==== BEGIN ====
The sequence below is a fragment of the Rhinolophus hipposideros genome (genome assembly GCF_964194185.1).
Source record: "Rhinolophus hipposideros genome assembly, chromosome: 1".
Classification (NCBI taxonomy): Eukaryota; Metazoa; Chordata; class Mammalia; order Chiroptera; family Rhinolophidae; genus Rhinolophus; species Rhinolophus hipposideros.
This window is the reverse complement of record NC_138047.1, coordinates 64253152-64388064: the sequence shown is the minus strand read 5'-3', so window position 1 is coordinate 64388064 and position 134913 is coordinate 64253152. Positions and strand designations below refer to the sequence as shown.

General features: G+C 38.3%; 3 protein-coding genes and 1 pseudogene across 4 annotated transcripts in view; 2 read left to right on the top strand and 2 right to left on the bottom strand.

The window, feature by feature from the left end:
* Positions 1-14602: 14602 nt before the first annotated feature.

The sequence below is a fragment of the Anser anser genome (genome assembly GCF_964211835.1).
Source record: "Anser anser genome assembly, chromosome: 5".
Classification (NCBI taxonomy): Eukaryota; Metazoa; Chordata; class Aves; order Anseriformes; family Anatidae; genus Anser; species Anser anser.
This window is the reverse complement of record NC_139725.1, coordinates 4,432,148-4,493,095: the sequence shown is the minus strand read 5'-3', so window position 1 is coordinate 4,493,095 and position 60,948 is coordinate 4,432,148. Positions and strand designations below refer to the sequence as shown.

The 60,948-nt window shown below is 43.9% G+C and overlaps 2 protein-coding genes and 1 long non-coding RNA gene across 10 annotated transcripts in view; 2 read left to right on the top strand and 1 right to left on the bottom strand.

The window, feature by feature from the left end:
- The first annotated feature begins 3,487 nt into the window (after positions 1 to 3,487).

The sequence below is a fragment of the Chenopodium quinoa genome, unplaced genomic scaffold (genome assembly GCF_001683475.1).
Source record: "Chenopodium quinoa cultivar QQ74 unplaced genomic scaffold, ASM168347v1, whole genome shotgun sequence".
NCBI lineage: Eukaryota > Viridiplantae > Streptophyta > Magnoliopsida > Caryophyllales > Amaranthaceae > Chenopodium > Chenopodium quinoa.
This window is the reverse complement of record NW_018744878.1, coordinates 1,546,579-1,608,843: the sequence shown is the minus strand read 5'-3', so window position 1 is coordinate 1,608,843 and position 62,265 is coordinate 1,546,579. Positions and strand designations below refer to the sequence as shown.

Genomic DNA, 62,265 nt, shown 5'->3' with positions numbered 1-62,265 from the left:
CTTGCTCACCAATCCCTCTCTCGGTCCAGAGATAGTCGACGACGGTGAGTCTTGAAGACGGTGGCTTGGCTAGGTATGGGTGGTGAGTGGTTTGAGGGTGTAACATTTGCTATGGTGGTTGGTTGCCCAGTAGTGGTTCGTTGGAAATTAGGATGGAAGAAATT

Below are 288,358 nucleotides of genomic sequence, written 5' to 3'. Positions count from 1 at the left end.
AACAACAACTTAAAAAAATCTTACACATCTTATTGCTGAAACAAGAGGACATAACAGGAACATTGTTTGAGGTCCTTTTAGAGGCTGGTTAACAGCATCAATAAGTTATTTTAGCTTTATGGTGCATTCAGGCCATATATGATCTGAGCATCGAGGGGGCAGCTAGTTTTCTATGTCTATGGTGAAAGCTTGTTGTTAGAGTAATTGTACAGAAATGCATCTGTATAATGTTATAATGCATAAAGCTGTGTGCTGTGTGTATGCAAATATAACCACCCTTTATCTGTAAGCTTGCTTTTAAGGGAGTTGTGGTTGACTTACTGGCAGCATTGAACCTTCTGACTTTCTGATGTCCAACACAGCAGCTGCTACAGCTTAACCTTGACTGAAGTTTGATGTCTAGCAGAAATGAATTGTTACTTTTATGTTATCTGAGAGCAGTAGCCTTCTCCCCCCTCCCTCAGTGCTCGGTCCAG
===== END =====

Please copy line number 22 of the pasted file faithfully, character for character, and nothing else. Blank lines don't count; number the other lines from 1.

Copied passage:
AACAACAACTTAAAAAAATCTTACACATCTTATTGCTGAAACAAGAGGACATAACAGGAACATTGTTTGAGGTCCTTTTAGAGGCTGGTTAACAGCATCAATAAGTTATTTTAGCTTTATGGTGCATTCAGGCCATATATGATCTGAGCATCGAGGGGGCAGCTAGTTTTCTATGTCTATGGTGAAAGCTTGTTGTTAGAGTAATTGTACAGAAATGCATCTGTATAATGTTATAATGCATAAAGCTGTGTGCTGTGTGTATGCAAATATAACCACCCTTTATCTGTAAGCTTGCTTTTAAGGGAGTTGTGGTTGACTTACTGGCAGCATTGAACCTTCTGACTTTCTGATGTCCAACACAGCAGCTGCTACAGCTTAACCTTGACTGAAGTTTGATGTCTAGCAGAAATGAATTGTTACTTTTATGTTATCTGAGAGCAGTAGCCTTCTCCCCCCTCCCTCAGTGCTCGGTCCAG